Supply Curve of a Firm and Industry: Short-Run and Long-Run Supply Curve!
Supply curve indicates the relationship between price and quantity supplied. In other words, supply curve shows the quantities that a seller is willing to sell at different prices.
According to Dorfman, “Supply curve is that curve which indicates various quantities supplied by the firm at different prices”. The concept of supply curve applies only under the conditions of perfect competition.
Supply curve can be divided into two parts as:
A. Short Run Supply Curve
B. Long Run Supply Curve
A. Short Run Supply Curve
(i) Short Run Supply Curve of a Firm:
Short run is a period in which supply can be changed by changing only the variable factors, fixed factors remaining the same. That way, if the firm shuts down, it has to bear fixed costs. That is why in the short run, the firm will supply commodity till price is either greater or equal to average variable cost. Thus a firm will continue supplying the commodity till marginal cost is equal to price or average revenue. Under perfect competition average revenue is equal to marginal revenue, so the firm will produce up to that point where marginal revenue and marginal cost are equal.
Short run supply curve of a perfectly competitive firm is that portion of marginal cost curve which is above average variable cost curve. According to C.E. Ferguson, “The short run supply curve of a firm in perfect competition is precisely its Marginal Cost Curve for all rates of output equal to or greater than the rate of output associated with minimum average variable cost.”
Prof. Bilas has defined it in simple words, “The Firm’s short period supply curve is that portion of its marginal cost curve that lies-above the minimum point of the average variable cost curve.” However, short run supply curve of a firm can be shown with the help of fig. 1.
From fig. 1 it is clear that there is no supply if price is below OP. At price less than OP, the firm will not be covering its average variable cost. At OP price, OM is the supply. In this case, firms’ marginal revenue and marginal cost cut each other at A, OM is equilibrium output. If price goes up to OP1, the firm will produce OM1 output. This firm’s short run supply curve starts from A upwards i.e., thick line AB.
(ii) Short Run Supply Curve of an Industry:
An industry is a blend of firms producing homogeneous goods. That way, supply curve of an industry is a lateral summation of all firms. This can be made clear with the help of a Fig. 2.
Here, we have assumed that different firms in the industry are producing identical products.
Each firm at OP price is producing OM output. It is because all firms have identical costs. At OP price, supply of industry is 100 x M = 100M.
Similarly at OP1 price, all the firms of industry are producing 100 xM1 =100M1 quantity of output. These quantities will be called supply or output of industry. SS is the supply curve of industry. Point E shows that at OP price firm’s supply is OM and an industry’s total supply is 100 × M = 100M.
At OP1 price, firm’s supply is OM1 and industry’s supply is 100M). We get industry’s supply curve by joining points E and E1.
Thus, under perfect competition, lateral summation of that part of short run marginal cost curves of the firms which lie above the average variable cost constitutes the supply curve of the industry. According to Stonier and Hague, “short run supply curve of a competitive industry will always slope upwards since the short run marginal cost curve of the industrial firms always slope upward.”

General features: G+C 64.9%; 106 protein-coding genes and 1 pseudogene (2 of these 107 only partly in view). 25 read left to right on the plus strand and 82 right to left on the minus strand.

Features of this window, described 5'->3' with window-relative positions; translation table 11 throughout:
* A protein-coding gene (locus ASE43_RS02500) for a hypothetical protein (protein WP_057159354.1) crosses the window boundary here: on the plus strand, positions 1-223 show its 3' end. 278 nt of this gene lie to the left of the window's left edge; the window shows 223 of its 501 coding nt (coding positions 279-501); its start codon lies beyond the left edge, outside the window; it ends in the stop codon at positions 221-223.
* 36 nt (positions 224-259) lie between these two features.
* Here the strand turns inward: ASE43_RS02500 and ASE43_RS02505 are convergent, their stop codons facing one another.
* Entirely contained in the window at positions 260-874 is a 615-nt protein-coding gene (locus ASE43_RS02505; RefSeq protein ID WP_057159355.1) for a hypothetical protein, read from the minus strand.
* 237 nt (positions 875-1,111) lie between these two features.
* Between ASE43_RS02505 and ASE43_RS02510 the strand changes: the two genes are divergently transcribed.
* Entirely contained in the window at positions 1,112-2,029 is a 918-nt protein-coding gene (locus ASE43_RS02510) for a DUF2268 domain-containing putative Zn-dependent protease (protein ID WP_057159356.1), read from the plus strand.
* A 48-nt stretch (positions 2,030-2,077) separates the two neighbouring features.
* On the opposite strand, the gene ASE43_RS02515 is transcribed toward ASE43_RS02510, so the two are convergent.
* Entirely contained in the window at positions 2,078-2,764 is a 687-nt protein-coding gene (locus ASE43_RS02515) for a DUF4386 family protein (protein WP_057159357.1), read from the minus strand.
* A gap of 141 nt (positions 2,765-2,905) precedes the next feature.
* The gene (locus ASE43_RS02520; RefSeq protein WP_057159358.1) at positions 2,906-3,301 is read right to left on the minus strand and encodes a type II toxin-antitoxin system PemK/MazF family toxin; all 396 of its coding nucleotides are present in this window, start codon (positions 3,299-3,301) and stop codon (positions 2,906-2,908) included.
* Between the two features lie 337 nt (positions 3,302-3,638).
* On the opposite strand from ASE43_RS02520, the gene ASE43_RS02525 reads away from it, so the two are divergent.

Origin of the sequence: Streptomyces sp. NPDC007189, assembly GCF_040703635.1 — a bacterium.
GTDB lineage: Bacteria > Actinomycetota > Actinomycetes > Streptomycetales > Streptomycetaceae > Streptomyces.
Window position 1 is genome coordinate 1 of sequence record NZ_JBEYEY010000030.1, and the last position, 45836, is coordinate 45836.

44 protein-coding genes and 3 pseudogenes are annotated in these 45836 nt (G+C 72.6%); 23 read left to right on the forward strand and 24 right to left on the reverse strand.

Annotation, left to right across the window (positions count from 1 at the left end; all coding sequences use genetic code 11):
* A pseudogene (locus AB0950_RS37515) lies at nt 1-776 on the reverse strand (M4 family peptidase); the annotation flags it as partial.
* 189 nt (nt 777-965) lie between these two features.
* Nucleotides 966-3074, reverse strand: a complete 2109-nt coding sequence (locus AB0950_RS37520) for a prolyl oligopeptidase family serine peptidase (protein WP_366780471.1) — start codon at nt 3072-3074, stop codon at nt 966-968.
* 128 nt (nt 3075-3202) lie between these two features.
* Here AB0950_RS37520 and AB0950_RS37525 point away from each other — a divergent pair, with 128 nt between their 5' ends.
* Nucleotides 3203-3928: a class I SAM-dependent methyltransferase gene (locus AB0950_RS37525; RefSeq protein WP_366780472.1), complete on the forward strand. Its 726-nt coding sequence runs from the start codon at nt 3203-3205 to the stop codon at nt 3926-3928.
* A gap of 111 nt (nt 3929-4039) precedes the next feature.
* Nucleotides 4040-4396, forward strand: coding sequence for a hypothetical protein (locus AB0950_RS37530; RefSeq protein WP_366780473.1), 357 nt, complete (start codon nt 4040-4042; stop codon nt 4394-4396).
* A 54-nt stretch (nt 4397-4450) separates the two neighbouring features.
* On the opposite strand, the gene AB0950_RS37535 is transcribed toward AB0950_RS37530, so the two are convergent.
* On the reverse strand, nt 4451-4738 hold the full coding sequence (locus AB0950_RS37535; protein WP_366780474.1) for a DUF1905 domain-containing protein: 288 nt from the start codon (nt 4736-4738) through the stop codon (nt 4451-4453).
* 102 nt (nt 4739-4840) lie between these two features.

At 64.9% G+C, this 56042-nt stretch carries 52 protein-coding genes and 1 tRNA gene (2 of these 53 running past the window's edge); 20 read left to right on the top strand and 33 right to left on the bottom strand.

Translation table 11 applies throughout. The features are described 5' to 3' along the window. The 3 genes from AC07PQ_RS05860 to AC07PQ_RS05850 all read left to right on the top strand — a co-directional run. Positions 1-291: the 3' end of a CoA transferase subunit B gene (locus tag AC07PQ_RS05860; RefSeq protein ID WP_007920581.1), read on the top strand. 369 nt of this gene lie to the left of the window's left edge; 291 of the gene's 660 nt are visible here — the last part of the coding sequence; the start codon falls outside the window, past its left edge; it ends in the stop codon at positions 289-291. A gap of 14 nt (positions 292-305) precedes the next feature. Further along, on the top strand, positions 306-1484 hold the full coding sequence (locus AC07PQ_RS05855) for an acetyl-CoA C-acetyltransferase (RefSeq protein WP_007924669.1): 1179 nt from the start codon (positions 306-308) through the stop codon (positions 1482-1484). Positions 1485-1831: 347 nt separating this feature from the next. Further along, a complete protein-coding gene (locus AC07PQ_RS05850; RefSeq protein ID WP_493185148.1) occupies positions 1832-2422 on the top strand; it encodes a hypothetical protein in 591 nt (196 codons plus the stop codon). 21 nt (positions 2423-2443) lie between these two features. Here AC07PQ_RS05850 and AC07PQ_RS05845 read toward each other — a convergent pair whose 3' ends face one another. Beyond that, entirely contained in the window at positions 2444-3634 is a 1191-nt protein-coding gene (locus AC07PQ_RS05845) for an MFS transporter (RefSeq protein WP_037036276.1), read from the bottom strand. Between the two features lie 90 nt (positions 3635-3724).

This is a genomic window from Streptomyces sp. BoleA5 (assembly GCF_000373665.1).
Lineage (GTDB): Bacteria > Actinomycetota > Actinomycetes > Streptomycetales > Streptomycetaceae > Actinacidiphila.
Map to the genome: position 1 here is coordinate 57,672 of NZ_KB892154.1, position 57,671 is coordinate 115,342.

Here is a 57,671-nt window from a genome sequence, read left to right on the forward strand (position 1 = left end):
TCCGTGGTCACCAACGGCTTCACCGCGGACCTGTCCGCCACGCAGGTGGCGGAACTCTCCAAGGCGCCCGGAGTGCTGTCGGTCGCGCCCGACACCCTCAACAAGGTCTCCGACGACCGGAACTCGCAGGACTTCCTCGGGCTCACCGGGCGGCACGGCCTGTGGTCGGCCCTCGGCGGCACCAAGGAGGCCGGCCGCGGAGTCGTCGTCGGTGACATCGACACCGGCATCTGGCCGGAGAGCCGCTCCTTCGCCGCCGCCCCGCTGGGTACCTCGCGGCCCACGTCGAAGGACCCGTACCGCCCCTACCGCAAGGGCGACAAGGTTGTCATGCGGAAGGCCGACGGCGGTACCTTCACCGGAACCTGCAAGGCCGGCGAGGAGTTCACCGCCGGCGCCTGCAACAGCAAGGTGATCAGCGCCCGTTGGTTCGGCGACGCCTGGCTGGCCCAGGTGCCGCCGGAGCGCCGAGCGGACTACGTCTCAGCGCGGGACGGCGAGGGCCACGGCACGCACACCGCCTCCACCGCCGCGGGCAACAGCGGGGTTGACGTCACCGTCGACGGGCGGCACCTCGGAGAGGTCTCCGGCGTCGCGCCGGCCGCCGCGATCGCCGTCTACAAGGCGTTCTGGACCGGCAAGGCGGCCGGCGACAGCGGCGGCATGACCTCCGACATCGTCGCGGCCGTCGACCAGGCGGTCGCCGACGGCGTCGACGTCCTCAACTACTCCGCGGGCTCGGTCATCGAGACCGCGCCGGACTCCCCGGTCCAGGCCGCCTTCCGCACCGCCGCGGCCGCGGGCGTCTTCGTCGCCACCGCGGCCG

B. Long Run Supply Curve:
Long run supply curve can also be analyzed from firm and industry’s point of view:
1. Long Run Supply Curve of a Firm:
Long run is a period in which supply can be changed by changing all the factors of production. There is no distinction between fixed and variable factors. In the long run, firm produces only at minimum average cost. In this situation, long run marginal cost, marginal revenue, average revenue and long run average cost are equal i.e., LMCMR (= AR)LAC (minimum). The firm is enjoying only normal profits.
So that position of marginal cost curve will determine the supply curve which is above the minimum average variable cost. The point where minimum average cost is equal to marginal cost is called optimum production. Thus Long Run Supply Curve of a firm is that portion of its marginal cost curve that lies above the minimum point of the average cost curve.
In figure 3 the firm is in equilibrium at point E where MRLMC (=AR). AC is minimum corresponding to this point. This point E is also called optimum point because at this point MR=LMCAR minimum LAC. That portion of LMC which is above E is called long run supply curve.
2. Long Run Supply Curve of an Industry:
In the long run, industry’s supply curve is determined by the supply curve of firms in the long run. Long run supply curve in the long run is not lateral summation of the short run supply curves. Industry’s long run supply curve depends upon the change in the optimum size of firms and change in the number of firms.
It is on account of two reasons:
(i) In the long run, firms continue to enter into and exit from the industry,
(ii) Firms get economies and diseconomies of scale. This displaces the long run marginal cost (LMC).
Due to these reasons, long run supply curve of industry is not the lateral summation of supply curve of firms. In reality, long run supply curve of industry can be known from the long run optimum production of firms multiplied by the number of firms in an industry.
LRSi, = Q x N
Where LRS1 is long run supply curve of industry. Q is the optimum output of a firm and N, the number of firms.